Barkow Leibinger

Barkow Leibinger
Schillerstraße 94, D–10625 Berlin
T +49(0)30 315712 -0 F -29

Museum of the 20th Century, M20, Kulturforum Berlin

The Kulturforum is something like a broken family: two obstinate fathers, Hans and Mies, who don't have much to say to each other, and in the middle of it all a nice old grandfather, the St. Matthäus church, and around it a swarm of ill-behaved grandchildren. What is missing is a strong-willed, convincing and diplomatic matriarch to bring order to this mess.

In this sense, the proposed building is a strong and independent intermediary and mediator at its site. It is developed directly from the given conditions, from the site itself and from its superordinate context. This place is a world in itself, and it is aware of its meaning for the entire city. This place needs an urban presence, not a building that hides underground. This place does not need a monument, but rather a mediator. This place does not need banal geometric objects, but differentiated reactions that respond to to four very different sides. This place needs not only the spirit of Mies, but also that of Scharoun.

If the "Museum of the 20th Century" is really to live, it must be ambitious; it must offer its visitors movement, dynamism, experience and sensation - more expression and abstraction, more beauty and courage, more horizontality and communication than we’ve seen from the Kulturform so far. It is at once introverted and extroverted; it emerges from the place and allows the place to emerge anew.

The proposed new building faces its respective neighbors with its four distinct sides. It reacts in a very differentiated way to the urban and architectural contexts which decisively shape it. Its four bands, staggered in height and slightly offset from each other, mediate between the New National Gallery and the Philharmonic, while at the same time showing a clear presence of its own on the square. The basic figure and orientation of the bands also introdocues the radiality present at the Kulturforum, instead of merely taking up Mies' orthogonality. The theme of terracing, which characterizes both the geometry of the two Scharoun buildings and the overall context of the ensemble of all buildings on the square, likewise finds expression in this building. And the basic idea of the guest house originally planned by Scharoun takes a new - in our opinion, better placed and more correctly oriented - form.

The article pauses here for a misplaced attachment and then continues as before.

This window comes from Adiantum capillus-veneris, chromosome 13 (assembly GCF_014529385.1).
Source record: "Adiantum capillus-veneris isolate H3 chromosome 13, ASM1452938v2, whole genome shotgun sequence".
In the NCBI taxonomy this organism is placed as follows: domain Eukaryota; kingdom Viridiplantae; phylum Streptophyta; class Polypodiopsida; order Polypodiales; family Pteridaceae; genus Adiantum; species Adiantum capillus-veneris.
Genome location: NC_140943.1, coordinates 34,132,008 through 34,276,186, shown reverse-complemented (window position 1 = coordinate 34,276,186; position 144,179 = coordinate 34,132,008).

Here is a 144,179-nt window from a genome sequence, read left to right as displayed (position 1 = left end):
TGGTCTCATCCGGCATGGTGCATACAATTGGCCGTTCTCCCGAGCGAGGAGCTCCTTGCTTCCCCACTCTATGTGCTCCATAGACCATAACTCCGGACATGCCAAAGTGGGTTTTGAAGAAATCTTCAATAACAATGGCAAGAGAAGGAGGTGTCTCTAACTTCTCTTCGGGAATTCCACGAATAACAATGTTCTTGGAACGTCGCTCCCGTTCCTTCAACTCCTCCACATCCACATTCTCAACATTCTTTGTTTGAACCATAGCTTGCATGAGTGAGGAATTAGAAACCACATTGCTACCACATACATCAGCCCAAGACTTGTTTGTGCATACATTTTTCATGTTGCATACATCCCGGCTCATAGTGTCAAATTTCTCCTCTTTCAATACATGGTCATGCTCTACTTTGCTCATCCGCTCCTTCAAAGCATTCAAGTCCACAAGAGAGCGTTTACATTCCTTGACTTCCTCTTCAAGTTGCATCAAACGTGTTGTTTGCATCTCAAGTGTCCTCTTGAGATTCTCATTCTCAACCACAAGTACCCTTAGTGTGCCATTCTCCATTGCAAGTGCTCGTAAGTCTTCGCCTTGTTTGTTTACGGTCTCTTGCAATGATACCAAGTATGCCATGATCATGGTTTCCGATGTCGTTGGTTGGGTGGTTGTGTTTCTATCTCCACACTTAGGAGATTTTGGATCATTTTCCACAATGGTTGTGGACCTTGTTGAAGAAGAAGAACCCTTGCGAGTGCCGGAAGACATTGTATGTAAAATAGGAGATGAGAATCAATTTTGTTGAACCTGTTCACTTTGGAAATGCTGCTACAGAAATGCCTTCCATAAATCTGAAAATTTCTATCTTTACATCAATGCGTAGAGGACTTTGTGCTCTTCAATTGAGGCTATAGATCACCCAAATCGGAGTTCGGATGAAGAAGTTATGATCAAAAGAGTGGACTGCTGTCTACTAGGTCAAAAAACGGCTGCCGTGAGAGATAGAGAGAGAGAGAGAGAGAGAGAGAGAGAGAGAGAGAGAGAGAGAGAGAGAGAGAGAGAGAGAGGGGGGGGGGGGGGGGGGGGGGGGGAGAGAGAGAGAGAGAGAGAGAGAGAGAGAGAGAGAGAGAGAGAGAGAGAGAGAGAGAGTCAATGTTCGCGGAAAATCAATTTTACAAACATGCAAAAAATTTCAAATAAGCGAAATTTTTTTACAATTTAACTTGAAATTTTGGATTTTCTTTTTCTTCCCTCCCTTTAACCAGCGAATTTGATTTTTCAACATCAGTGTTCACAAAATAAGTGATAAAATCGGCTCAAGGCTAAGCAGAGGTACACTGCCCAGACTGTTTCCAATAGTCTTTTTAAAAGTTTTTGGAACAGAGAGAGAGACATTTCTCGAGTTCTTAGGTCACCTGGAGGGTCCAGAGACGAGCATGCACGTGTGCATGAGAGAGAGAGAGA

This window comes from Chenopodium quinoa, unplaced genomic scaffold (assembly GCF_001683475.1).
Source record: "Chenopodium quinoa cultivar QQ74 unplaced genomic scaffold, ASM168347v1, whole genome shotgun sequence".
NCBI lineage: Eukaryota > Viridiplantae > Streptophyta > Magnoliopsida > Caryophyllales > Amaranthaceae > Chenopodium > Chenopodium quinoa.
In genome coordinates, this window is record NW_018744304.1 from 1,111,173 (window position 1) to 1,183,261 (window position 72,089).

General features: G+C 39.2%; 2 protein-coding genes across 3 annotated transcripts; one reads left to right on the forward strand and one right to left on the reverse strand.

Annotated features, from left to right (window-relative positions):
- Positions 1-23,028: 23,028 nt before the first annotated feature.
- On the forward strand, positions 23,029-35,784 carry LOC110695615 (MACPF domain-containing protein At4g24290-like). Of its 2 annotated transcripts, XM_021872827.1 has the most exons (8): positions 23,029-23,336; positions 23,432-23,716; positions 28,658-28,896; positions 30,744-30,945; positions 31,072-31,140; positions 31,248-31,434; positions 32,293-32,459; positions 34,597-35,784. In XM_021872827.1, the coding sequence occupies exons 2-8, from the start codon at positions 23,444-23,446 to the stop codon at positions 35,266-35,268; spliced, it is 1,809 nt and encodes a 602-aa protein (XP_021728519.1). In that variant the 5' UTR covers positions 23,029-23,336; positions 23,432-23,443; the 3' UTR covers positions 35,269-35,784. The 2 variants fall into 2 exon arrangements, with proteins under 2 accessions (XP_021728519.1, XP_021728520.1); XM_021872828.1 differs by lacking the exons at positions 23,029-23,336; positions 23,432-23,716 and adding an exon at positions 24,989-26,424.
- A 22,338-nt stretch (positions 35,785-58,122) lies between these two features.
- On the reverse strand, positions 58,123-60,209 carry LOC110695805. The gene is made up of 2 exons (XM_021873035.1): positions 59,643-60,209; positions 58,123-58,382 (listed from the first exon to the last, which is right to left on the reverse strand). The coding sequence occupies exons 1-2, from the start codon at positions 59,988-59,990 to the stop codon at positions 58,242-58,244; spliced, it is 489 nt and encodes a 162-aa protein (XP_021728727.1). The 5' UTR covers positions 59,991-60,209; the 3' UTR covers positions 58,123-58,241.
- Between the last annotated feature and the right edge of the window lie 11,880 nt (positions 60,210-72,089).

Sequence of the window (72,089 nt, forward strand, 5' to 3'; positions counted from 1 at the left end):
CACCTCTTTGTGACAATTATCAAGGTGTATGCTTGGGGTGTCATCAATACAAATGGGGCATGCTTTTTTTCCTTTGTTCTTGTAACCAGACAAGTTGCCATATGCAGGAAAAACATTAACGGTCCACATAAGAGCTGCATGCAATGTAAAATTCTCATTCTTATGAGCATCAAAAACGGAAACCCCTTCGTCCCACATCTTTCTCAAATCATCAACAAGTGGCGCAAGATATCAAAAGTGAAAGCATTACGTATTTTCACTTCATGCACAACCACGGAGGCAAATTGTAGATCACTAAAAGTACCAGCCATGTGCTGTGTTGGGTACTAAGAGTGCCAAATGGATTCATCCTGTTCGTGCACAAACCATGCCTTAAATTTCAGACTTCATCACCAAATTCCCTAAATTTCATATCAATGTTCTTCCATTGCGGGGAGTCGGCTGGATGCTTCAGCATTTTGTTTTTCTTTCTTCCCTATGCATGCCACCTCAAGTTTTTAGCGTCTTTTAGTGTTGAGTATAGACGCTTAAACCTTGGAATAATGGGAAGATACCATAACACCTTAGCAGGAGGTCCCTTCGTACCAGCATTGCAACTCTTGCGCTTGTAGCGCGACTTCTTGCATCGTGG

And so the new building, which has a strongly horizontal design and is shielded from Potsdamer Strasse, occupies a quiet and thus attractive situation on the square. The building leans respectfully towards Mies and offers him a kind of grandstand due to its terraced basic form. It also allows views of the New National Gallery from Potsdamer Platz due to its lateral staggering, formulating a self-confident and inviting entrance gesture to Tiergarten street. The zigzag of the museum roofs is activated - whether as a function of the three inclined surfaces through greenery and photovoltaics or as a function of the accessible flat surface, which can be curated for exhibition purposes if required or comandeered for events – so as to offer views on both sides. Thus the new building underscores its characteristic trait as a scenic, topographically conceived architecture and not as an erratic block.

Project Information

Architects — Barkow Leibinger, Berlin, Frank Barkow, Regine Leibinger


Team —  Sebastian Awick, Martina Bauer, Johannes Beck, Jordan Berta, Jan Blifernez, Fabian Busse, Germain Chan, Cecilia Fossati, Brendan Finney, Jon Kleinhample, Heiko Krech, Caroline Lehnerer, Daniel Nuhn, Evgenija Mitin, Andreas Moling, Alexine Sammut, Kevin Scheurer, Christine Simmet, Richard Sharam, Robert Tzscheutschler, Katrin Voermanek, Jens Weßel, Jane Wong



Berlin, Germany